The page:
The Championship

Damian Barton is diplomatic in defeat

Derry manager Damian Barton on the sidelines during Saturday's All-Ireland Qualifier defeat to Tipperary at Breffni Park
Picture by Margaret McLaughlin  
Brendan Cossan at Kingspan Breffni Park

All-Ireland Senior Football Championship round 4A Qualifier: 
Tipperary 1-21 
Derry 2-17

FOR a manager who had just watched his team exit the All-Ireland series in dramatic circumstances, Damian Barton cut a remarkably composed figure when surrounded by reporters a couple of minutes after the final whistle.

The Derry boss could have justifiably complained about Marty Duffy’s poor refereeing performance, but the fact Tipperary, in the end, deserved their victory probably made defeat a little more palatable. Derry had an All-Ireland quarter-final berth within their sights entering stoppage-time on Saturday afternoon - but the gradient on the last stretch of road proved too steep for them.

Tipp, on the other hand, finished like a train that was behind schedule. Eoghan Brown’s 66th minute goal and Danny Heavron’s superb point four minutes later gave the Ulster men a two-point lead. But Tipperary were rampant in the closing minutes as they rattled off the three stoppage-time points they needed - two coming from the excellent Conor Sweeney - to clinch their first-ever All-Ireland quarter-final spot.

In the last play of the game, Derry had a half-chance to force this enthralling round four Qualifier to extra-time, but Brendan Rodgers' long-distance effort sailed wide of Tipp’s posts. Although he felt his team’s defence was “too porous” and their attacking play “too lateral” at times, Barton was proud of Derry’s incredible effort throughout their All-Ireland Qualifier run.

“I thought the boys we had were absolutely fantastic,” he said.

“They gave their all to put themselves back into a position to win the match. I just think the boys that we have had and have hung in since the Tyrone defeat have been awesome. I am proud of them and I think they can be proud of themselves.

“I think we lost it because we didn't perform to the level we expect to perform to. I mean, the scoreboard would suggest that we were just too porous and we conceded too much. You can't concede that [1-21] and expect to win the game. We have racked up some good scores this year, our average, I think, has been 2-14 but, at the same time, we have conceded 1-21. That speaks for itself.”

Gesturing towards the main stand behind him at Breffni Park, Barton paid tribute to the Derry fans and hoped some important foundations had been laid in 2016: “I think the supporters today were fantastic. I am disappointed for them. It is great to hear Derry people coming out in support," he said.

“What have we achieved? I think if we have achieved that much alone, then it is a very positive thing. We have some really good players. We can get them bigger, faster, stronger, I think we can play with more pace, which we didn't have in the first-half [and] we are still a bit too lateral at times.”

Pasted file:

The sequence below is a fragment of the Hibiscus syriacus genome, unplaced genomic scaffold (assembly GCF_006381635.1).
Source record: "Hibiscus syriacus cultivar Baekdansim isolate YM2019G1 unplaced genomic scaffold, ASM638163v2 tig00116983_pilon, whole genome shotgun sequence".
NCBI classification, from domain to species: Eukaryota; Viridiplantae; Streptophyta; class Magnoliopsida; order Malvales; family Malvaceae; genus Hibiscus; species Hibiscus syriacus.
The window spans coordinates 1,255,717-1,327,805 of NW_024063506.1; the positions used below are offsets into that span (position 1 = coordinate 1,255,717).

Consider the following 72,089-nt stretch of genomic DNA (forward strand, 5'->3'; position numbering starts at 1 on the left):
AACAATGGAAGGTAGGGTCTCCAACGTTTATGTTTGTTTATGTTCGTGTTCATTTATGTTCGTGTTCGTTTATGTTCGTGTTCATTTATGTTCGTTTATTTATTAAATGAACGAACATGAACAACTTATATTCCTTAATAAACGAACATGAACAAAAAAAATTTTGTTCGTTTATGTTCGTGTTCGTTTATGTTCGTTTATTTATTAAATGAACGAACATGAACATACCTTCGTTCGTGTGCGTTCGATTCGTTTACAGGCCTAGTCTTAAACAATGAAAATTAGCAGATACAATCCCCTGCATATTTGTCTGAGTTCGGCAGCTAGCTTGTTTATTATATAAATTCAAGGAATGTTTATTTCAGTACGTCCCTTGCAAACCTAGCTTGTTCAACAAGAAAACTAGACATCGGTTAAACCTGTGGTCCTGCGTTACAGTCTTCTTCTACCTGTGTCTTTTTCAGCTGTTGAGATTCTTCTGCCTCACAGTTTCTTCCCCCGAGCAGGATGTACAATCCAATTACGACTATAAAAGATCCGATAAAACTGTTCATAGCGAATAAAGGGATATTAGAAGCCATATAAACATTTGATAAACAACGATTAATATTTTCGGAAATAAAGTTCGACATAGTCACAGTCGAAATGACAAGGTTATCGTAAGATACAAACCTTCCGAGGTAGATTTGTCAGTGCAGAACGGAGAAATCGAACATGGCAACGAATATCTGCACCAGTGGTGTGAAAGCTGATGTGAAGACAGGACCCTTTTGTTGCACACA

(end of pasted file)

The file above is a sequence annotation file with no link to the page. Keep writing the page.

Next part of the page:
Barton heaped praise on their conquerors for their incisive attacks and the fitness they showed in the second-half: “We found it difficult containing [Tipp half-backs] Robbie Kiely and Bill Maher. They caused us serious problems coming through.

"It probably took its toll. We were in a position to get something out of the game, but we just could not do it. I thought the two points we gave away before half-time were big and one of them was from a free which I thought was dubious enough. It was always going to be a game of fine margins and, only for the fine goal we worked, we would never have been in that position [of winning].”

Mark Lynch had goaled for Derry earlier in the day  

With Derry trailing by a point in the fifth minute of stoppage-time, Tipp forward Kevin O’Halloran stopped the marauding Rodgers in his tracks with a crude rugby tackle and was black-carded. But the resultant free was still outside the scoring zone, so Derry were forced to work the ball short before Rodgers tried his luck from range, but his effort sailed wide and Tipp were the history-makers.

Barton wasn’t about to claim the moral high ground by criticising O’Halloran’s indiscretion, but questioned the inadequacy of the rule: “I think that the ball should be moved forward 10 yards because we would have kicked the ball over the bar [and equalised].

“There has to be a greater penalty. I would have done the same thing [as O’Halloran] and, if one of my boys had not done that, I would have been disappointed as well. If there had been a 10-yard penalty, then I think Mark [Lynch] may have had a chance to give us something.”

Tipp, who face Galway in Sunday’s All-Ireland quarter-final, were five points ahead after the hour mark. Entering stoppage-time, they were two points behind, but showed incredible resilience to “win the game again”.

“It’s down to the players. It’s all about heart and commitment,” said Tipp manager Liam Kearns.

“The players won that game. Nobody else. I take no credit for the last 10 minutes. It was all down to the players - they just kept going and going. You can’t coach that. It’s either in them or it isn’t. I can’t put it into words the heart they showed because, at half-time, it looked like we were under the cosh. I thought we were throwing away the game at that stage. We were killing ourselves.

“We hit an awful lot of wides and they had the wind for the second-half plus five minutes of stoppage-time. I told the boys that we needed to win ball in the middle of the park and start running at them. They did that the whole second-half, time and time again.

“They could have accepted that they’d blown it in the first-half, but they just wouldn’t. Now, they’ll go to Croke Park and they will perform at Croke Park. I have no doubts about that, whether that performance will be good enough is another question.”

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